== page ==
From: Andrew C. West (email@example.com)
Date: Wed Apr 21 2004 - 04:55:50 EDT
On Tue, 20 Apr 2004 22:36:48 +0100, "Raymond Mercier" wrote:
> The problem of the size of Unihan has nothing at all to do with the cost of
> storage, and everything to do with the functioning of programs that might
> open and read it.
> Since the lines in Unihan are separated by 0x0A alone, not 0x0A0x0D, this
> means that when opened in notepad the lines are not separated. Notepad does
> have the advantage that the UTF-8 encoding is recognized, and the characters
> are displayed.
> If opened in Wordpad the Chinese characters do not appear, perhaps the UTF-8
> encoding does not function.
> If I try MS Word the machine grinds to a halt - and this is a good modern
> machine (XP with 120Mb HD and 512Mb RAM).
> Similarly if I open in IE6, with UTF-8 encoding, the text opens up to around
> U+4C00, and then grinds to a halt.
> I can open it in the HexWorkshop byte editor, or in the editor in Visual C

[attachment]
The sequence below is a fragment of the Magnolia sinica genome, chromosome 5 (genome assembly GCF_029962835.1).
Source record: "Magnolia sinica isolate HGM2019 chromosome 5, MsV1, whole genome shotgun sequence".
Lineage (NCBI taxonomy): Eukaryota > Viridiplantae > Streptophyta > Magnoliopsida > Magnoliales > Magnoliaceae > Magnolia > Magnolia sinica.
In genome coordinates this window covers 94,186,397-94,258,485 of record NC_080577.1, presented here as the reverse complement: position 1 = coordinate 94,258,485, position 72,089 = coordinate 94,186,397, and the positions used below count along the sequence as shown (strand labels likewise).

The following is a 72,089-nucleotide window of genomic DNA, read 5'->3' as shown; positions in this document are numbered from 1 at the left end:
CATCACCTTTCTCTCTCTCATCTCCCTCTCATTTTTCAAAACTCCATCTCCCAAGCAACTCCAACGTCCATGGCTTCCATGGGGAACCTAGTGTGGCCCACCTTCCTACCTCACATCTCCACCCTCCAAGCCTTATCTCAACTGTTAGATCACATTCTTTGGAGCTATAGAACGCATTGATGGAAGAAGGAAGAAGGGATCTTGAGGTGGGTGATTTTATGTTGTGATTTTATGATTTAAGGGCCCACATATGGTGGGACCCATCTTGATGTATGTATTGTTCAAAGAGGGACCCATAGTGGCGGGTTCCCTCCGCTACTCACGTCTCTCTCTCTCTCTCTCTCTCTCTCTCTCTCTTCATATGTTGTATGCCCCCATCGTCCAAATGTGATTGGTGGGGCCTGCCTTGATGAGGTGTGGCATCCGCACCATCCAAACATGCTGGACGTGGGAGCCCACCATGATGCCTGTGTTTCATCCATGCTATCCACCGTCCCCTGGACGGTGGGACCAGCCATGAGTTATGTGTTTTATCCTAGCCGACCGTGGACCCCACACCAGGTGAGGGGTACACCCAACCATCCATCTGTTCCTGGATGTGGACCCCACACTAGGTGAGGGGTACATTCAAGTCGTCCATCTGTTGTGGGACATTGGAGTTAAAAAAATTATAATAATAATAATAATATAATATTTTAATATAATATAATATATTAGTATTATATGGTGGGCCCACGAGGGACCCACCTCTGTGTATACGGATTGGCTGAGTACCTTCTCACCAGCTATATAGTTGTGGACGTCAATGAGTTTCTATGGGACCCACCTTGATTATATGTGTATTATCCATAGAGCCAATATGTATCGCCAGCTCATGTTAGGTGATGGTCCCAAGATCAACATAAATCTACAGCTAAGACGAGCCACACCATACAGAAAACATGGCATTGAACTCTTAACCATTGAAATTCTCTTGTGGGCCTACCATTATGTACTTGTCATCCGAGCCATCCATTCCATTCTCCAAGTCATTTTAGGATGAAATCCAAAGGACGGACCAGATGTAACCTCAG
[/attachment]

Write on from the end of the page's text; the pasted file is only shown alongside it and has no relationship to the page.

> 6, but these do not recognize UTF-8 encoding, and they hardly count as
> suitable readers for such a file.
I've never managed to get either Notepad or Word to open Unihan.txt (or at least
I've never had the patience to wait for the operation to complete), and editing
very large files with Notepad is next to impossible as it rerenders the entire
file on every edit operation or window resizing operation.
As James mentioned, my BabelPad text editor for Windows will open and edit
Unihan.txt with no problem (tip - disable undo/redo functionality if you're
going to make global replacements) - it takes about 20 seconds to open on my
(rather old) machine. On the other hand, Visual Studio 7.1 opens Unihan
correctly (autodetecting as UTF-8) in less than 10 seconds, and has regular
expression find/replace functionality, which makes it quite powerful.
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